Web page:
We all need Christ

The Rev. Augusto Nunez, holding a soccer ball, next to Bishop Riscylla Shaw, both in vestments, outside St. Saviour's Church.
The Rev. Augusto Nunez with Bishop Riscylla Shaw outside St. Saviour, Orono.
 on February 1, 2018

The Rev. Augusto Nunez is the priest-in-charge of St. Saviour, Orono.

One of the highlights of my ministry came when I was appointed priest-in-charge at St. Saviour’s in Orono. Although I had held positions in ministry, this was my first time leading a group of parishioners. It has been a blessing integrating myself into the community of Orono through visitation, our outreach activities and fundraising events. St. Saviour’s incorporates into its vision the Five Marks of Mission, including outreach to the Indigenous community and, in 2017, to the migrant farm workers in the area.

My involvement with the ministry to migrant farm workers began three years ago at St. Paul, Beaverton. In 2017, the ministry was extended to the farms in and around Bowmanville and Orono. We introduced services for the workers every Sunday afternoon from the middle of July to the end of September. We alternated between St. John, Bowmanville and St. Saviour, Orono. Our collaboration with farm owners, social agencies and medical staff have enriched and developed our outreach to the workers. Many are extremely grateful for all that the Church does for them and for the spiritual support they have received. We are grateful to the diocese for its support and for the help of the Rev. Canon Christopher Greaves, the Rev. Canon Ted McCullough and the volunteers of both churches who are so willing to help.

My involvement in this work is a response to the call of God in my life. He has called me to serve in his Church, and therefore I find great fulfillment in preaching, teaching and serving others. My vision is to help them to know Christ and to equip the Church to reach others with his love. I believe in the transformative power of God’s Spirit in our lives and the hope that he gives in this life and the one to come. Therefore, I am compelled to share this love of Christ with all – either with my parishioners,  seasonal migrant workers, the poor and the rich. We all need Christ.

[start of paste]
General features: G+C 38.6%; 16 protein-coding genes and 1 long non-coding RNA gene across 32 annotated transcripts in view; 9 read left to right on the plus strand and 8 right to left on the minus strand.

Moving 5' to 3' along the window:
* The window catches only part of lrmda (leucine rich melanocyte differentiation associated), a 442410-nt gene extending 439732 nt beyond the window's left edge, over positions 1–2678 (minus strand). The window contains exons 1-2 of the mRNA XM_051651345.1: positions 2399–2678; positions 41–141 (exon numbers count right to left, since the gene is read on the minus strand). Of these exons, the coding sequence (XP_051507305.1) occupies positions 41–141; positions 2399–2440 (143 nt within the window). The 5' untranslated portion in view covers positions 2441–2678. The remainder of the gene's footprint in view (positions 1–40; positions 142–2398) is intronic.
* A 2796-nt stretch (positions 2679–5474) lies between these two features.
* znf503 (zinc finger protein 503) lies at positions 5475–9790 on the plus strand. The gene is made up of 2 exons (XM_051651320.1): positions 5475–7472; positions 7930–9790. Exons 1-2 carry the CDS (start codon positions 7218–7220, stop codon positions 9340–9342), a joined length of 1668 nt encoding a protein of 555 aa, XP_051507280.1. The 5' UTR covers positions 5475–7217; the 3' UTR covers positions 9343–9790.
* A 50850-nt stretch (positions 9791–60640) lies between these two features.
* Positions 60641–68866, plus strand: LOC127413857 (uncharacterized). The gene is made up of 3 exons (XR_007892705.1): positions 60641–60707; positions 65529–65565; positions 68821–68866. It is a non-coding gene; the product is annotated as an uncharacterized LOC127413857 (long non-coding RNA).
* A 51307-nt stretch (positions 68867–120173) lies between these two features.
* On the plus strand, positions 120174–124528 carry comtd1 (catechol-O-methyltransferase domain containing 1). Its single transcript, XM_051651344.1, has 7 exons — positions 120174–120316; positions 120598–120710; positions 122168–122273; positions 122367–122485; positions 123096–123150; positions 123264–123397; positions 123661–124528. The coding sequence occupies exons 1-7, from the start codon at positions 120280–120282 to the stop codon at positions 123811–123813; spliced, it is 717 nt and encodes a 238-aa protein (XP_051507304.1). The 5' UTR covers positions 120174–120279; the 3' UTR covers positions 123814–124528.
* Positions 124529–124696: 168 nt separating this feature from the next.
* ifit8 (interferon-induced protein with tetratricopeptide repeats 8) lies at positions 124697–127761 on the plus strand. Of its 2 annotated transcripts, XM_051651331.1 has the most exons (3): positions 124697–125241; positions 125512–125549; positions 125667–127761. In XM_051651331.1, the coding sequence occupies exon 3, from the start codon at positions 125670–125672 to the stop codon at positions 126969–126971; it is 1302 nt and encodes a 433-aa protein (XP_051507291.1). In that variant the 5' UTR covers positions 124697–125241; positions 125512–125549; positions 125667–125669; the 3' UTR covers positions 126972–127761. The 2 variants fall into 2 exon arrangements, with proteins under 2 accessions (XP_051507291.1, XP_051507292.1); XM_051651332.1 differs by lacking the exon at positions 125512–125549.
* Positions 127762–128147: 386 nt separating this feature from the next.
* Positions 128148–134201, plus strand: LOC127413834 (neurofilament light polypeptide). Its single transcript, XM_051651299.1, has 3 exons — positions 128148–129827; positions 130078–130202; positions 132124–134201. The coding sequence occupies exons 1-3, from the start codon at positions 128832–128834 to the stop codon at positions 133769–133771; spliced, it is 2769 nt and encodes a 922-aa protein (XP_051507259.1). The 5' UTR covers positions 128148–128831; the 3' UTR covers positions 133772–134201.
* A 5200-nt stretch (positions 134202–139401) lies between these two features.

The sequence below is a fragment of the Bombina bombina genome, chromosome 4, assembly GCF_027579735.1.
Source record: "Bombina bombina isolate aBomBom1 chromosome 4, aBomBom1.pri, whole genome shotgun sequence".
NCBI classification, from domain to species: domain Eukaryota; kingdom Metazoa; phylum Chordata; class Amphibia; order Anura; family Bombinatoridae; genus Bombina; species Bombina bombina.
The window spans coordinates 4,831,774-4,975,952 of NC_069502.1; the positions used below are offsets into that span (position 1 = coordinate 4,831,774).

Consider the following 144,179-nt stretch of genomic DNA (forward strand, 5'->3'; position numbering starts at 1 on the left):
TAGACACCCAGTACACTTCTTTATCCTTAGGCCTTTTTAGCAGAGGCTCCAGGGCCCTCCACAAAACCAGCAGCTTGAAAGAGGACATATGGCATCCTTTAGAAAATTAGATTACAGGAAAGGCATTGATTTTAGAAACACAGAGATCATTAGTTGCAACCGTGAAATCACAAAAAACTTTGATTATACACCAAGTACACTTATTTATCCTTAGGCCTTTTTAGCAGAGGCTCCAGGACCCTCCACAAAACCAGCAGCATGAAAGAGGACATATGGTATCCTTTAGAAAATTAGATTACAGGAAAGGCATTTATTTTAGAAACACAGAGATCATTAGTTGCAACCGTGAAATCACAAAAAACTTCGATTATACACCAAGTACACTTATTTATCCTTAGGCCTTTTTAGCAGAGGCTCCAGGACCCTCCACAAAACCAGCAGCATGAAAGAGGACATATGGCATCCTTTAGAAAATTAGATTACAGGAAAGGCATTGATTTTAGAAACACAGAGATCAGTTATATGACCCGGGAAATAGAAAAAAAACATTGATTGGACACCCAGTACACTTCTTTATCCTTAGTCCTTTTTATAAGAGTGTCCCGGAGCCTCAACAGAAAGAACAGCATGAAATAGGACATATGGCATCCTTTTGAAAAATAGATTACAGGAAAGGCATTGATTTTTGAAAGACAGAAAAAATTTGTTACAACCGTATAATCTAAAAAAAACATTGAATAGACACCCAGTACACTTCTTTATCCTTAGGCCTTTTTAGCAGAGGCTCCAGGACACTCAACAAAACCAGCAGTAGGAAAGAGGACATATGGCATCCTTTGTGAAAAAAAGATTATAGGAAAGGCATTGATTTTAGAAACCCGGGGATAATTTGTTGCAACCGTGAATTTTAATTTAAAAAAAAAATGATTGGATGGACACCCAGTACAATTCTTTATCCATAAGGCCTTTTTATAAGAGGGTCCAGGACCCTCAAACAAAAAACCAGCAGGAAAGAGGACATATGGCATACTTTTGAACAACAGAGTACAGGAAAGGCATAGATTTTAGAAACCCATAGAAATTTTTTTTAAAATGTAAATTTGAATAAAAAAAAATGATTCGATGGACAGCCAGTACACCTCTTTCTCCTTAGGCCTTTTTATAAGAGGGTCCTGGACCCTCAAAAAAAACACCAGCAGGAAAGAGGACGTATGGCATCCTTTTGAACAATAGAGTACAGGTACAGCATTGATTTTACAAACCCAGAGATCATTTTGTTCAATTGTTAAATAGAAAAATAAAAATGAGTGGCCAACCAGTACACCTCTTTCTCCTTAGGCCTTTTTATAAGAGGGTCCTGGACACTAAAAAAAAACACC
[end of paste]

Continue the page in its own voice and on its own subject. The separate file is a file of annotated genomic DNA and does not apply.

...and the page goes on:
In retrospect, my training as a soccer coach, a community chaplain and my ability to communicate in English and Spanish, has facilitated me to be of service in my current position. I believe this is amazing and sometimes unbelievable, and I can say with certainty that God uses the gifts that you have for his purposes as you put yourself in his hands. Of course, there are challenges and growing pains in ministry.  For example, it was discouraging when we saw our numbers decrease for the services in Bowmanville in September, only to discover that during harvest the workers are busy and sometimes too tired to come to our services. Therefore, during these times, we proposed to go to them and hold the services on the farms.

I was born in Peru, in a city called Callao, one of the largest port cities in the country. After my parents separated, my mom emigrated to Canada in the early ’70s and sent for my two sisters and myself. We arrived in Toronto when I was in my preteen years. I was delighted to come to this new country with the new opportunities that it offered for my future, but it was not easy for me to witness the separation of my parents, be uprooted from family and friends and learn a second language. Before ordination, I spent some time in Johnstown, Pennsylvania working as a trainee counselor for Peniel, a residential Christian Drug and Alcohol Rehabilitation program. Residents were taught Christian biblical principles to live by and healthy alternatives to combat the destructive habits of drug addiction.   Many of the clients were from large cities – New York, Philadelphia and Washington – and the objective was to relocate them to a small rural town where they could focus on rehabilitation.

I was baptized in the Roman Catholic Church in Peru. My grandmother was a significant influence in my life. She took me to church when I was very young. These services made a big impression on me because I was introduced to a God that had shown his love for me by sending his Son to be my Saviour and Redeemer. In my teenage years, my faith in God became alive by the working of his Holy Spirit, and it was at this point that I decided to pursue theological studies. In my late twenties, I married my beautiful wife Jacqueline and started Bible College in Peterborough. We raised our four boys in Peterborough, and I finished my MDiv at Wycliffe College. Subsequently, I worked as a community chaplain but was drawn to parish ministry. With my Anglican training, and having a wife who was Anglican, I applied for ordination in the Anglican Church, and the rest is history.

Looking ahead, I hope to have the ministry to migrant workers more established and in other areas in the region. Furthermore, I intend to apply the knowledge I learned in a program to see how best to reach out to the unchurched, the broken and those who feel marginalized by society.

My favourite passage from scripture is John 3:16: “For God so loved the world that he gave his one and only Son, that whoever believes in him shall not perish but have eternal life.” God loves us and all his creation; I am humbled that he has chosen me to play a part in this great plan of salvation.


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